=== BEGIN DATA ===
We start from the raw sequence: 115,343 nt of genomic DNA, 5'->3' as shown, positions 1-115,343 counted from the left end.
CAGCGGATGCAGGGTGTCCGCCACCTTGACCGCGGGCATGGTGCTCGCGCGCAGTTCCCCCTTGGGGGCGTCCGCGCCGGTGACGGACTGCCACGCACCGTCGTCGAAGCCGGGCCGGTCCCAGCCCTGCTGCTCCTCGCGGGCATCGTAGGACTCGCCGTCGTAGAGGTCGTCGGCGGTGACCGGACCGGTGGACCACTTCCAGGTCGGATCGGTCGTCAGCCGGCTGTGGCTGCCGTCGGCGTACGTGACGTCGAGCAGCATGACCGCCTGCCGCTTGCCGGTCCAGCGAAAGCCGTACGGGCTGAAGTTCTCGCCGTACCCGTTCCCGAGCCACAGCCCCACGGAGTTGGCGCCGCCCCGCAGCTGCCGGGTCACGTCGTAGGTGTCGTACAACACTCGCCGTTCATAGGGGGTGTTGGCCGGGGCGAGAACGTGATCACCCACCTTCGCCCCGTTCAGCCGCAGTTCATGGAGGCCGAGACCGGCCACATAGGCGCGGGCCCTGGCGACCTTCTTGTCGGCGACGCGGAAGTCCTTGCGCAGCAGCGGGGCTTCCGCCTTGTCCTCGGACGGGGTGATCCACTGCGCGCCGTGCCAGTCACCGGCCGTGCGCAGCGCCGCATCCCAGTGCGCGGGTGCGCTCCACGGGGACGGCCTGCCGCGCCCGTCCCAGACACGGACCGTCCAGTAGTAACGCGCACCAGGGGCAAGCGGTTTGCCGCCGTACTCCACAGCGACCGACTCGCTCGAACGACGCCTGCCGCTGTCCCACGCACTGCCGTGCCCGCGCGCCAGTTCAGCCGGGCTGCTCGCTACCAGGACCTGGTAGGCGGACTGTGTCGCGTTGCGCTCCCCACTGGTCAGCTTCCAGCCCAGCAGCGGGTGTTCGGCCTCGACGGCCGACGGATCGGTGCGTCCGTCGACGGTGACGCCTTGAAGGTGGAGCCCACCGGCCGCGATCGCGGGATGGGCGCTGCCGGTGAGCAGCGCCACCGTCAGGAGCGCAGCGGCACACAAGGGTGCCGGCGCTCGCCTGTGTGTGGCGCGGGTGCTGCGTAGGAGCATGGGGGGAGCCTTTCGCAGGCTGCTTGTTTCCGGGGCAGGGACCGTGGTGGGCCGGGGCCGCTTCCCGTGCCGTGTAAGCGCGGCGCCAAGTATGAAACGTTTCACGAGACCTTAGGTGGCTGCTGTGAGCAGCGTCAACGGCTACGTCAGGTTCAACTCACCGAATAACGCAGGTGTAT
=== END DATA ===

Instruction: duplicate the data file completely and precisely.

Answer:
We start from the raw sequence: 115,343 nt of genomic DNA, 5'->3' as shown, positions 1-115,343 counted from the left end.
CAGCGGATGCAGGGTGTCCGCCACCTTGACCGCGGGCATGGTGCTCGCGCGCAGTTCCCCCTTGGGGGCGTCCGCGCCGGTGACGGACTGCCACGCACCGTCGTCGAAGCCGGGCCGGTCCCAGCCCTGCTGCTCCTCGCGGGCATCGTAGGACTCGCCGTCGTAGAGGTCGTCGGCGGTGACCGGACCGGTGGACCACTTCCAGGTCGGATCGGTCGTCAGCCGGCTGTGGCTGCCGTCGGCGTACGTGACGTCGAGCAGCATGACCGCCTGCCGCTTGCCGGTCCAGCGAAAGCCGTACGGGCTGAAGTTCTCGCCGTACCCGTTCCCGAGCCACAGCCCCACGGAGTTGGCGCCGCCCCGCAGCTGCCGGGTCACGTCGTAGGTGTCGTACAACACTCGCCGTTCATAGGGGGTGTTGGCCGGGGCGAGAACGTGATCACCCACCTTCGCCCCGTTCAGCCGCAGTTCATGGAGGCCGAGACCGGCCACATAGGCGCGGGCCCTGGCGACCTTCTTGTCGGCGACGCGGAAGTCCTTGCGCAGCAGCGGGGCTTCCGCCTTGTCCTCGGACGGGGTGATCCACTGCGCGCCGTGCCAGTCACCGGCCGTGCGCAGCGCCGCATCCCAGTGCGCGGGTGCGCTCCACGGGGACGGCCTGCCGCGCCCGTCCCAGACACGGACCGTCCAGTAGTAACGCGCACCAGGGGCAAGCGGTTTGCCGCCGTACTCCACAGCGACCGACTCGCTCGAACGACGCCTGCCGCTGTCCCACGCACTGCCGTGCCCGCGCGCCAGTTCAGCCGGGCTGCTCGCTACCAGGACCTGGTAGGCGGACTGTGTCGCGTTGCGCTCCCCACTGGTCAGCTTCCAGCCCAGCAGCGGGTGTTCGGCCTCGACGGCCGACGGATCGGTGCGTCCGTCGACGGTGACGCCTTGAAGGTGGAGCCCACCGGCCGCGATCGCGGGATGGGCGCTGCCGGTGAGCAGCGCCACCGTCAGGAGCGCAGCGGCACACAAGGGTGCCGGCGCTCGCCTGTGTGTGGCGCGGGTGCTGCGTAGGAGCATGGGGGGAGCCTTTCGCAGGCTGCTTGTTTCCGGGGCAGGGACCGTGGTGGGCCGGGGCCGCTTCCCGTGCCGTGTAAGCGCGGCGCCAAGTATGAAACGTTTCACGAGACCTTAGGTGGCTGCTGTGAGCAGCGTCAACGGCTACGTCAGGTTCAACTCACCGAATAACGCAGGTGTAT